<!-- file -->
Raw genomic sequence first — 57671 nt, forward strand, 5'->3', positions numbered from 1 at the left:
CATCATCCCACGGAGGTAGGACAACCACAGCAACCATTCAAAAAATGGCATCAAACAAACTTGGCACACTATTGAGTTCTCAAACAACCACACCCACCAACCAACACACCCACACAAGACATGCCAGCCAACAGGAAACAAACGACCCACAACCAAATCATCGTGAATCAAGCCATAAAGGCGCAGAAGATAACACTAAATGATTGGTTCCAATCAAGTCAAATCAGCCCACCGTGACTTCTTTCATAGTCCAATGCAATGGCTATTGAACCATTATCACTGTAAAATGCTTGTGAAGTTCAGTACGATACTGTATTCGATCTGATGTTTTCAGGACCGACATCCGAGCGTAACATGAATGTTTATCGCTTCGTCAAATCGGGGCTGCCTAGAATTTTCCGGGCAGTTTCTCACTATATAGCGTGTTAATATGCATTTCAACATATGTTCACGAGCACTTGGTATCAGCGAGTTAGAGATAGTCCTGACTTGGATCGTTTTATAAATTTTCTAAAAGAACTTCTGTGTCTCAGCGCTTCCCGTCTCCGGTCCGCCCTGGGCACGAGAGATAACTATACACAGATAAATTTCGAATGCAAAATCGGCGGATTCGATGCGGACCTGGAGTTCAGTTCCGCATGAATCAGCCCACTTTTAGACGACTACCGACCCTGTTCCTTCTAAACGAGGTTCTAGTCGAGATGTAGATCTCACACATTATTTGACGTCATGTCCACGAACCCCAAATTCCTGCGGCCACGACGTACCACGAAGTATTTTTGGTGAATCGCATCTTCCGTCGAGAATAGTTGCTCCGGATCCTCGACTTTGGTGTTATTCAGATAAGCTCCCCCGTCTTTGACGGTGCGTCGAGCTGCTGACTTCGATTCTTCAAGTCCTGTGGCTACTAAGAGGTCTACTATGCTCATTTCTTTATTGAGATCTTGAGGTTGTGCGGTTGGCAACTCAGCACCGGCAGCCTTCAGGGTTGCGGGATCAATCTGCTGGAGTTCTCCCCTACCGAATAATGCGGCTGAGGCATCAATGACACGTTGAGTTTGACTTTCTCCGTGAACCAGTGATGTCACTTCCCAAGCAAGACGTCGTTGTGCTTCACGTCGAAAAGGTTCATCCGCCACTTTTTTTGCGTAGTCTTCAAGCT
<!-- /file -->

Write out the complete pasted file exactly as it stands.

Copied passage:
Raw genomic sequence first — 57671 nt, forward strand, 5'->3', positions numbered from 1 at the left:
CATCATCCCACGGAGGTAGGACAACCACAGCAACCATTCAAAAAATGGCATCAAACAAACTTGGCACACTATTGAGTTCTCAAACAACCACACCCACCAACCAACACACCCACACAAGACATGCCAGCCAACAGGAAACAAACGACCCACAACCAAATCATCGTGAATCAAGCCATAAAGGCGCAGAAGATAACACTAAATGATTGGTTCCAATCAAGTCAAATCAGCCCACCGTGACTTCTTTCATAGTCCAATGCAATGGCTATTGAACCATTATCACTGTAAAATGCTTGTGAAGTTCAGTACGATACTGTATTCGATCTGATGTTTTCAGGACCGACATCCGAGCGTAACATGAATGTTTATCGCTTCGTCAAATCGGGGCTGCCTAGAATTTTCCGGGCAGTTTCTCACTATATAGCGTGTTAATATGCATTTCAACATATGTTCACGAGCACTTGGTATCAGCGAGTTAGAGATAGTCCTGACTTGGATCGTTTTATAAATTTTCTAAAAGAACTTCTGTGTCTCAGCGCTTCCCGTCTCCGGTCCGCCCTGGGCACGAGAGATAACTATACACAGATAAATTTCGAATGCAAAATCGGCGGATTCGATGCGGACCTGGAGTTCAGTTCCGCATGAATCAGCCCACTTTTAGACGACTACCGACCCTGTTCCTTCTAAACGAGGTTCTAGTCGAGATGTAGATCTCACACATTATTTGACGTCATGTCCACGAACCCCAAATTCCTGCGGCCACGACGTACCACGAAGTATTTTTGGTGAATCGCATCTTCCGTCGAGAATAGTTGCTCCGGATCCTCGACTTTGGTGTTATTCAGATAAGCTCCCCCGTCTTTGACGGTGCGTCGAGCTGCTGACTTCGATTCTTCAAGTCCTGTGGCTACTAAGAGGTCTACTATGCTCATTTCTTTATTGAGATCTTGAGGTTGTGCGGTTGGCAACTCAGCACCGGCAGCCTTCAGGGTTGCGGGATCAATCTGCTGGAGTTCTCCCCTACCGAATAATGCGGCTGAGGCATCAATGACACGTTGAGTTTGACTTTCTCCGTGAACCAGTGATGTCACTTCCCAAGCAAGACGTCGTTGTGCTTCACGTCGAAAAGGTTCATCCGCCACTTTTTTTGCGTAGTCTTCAAGCT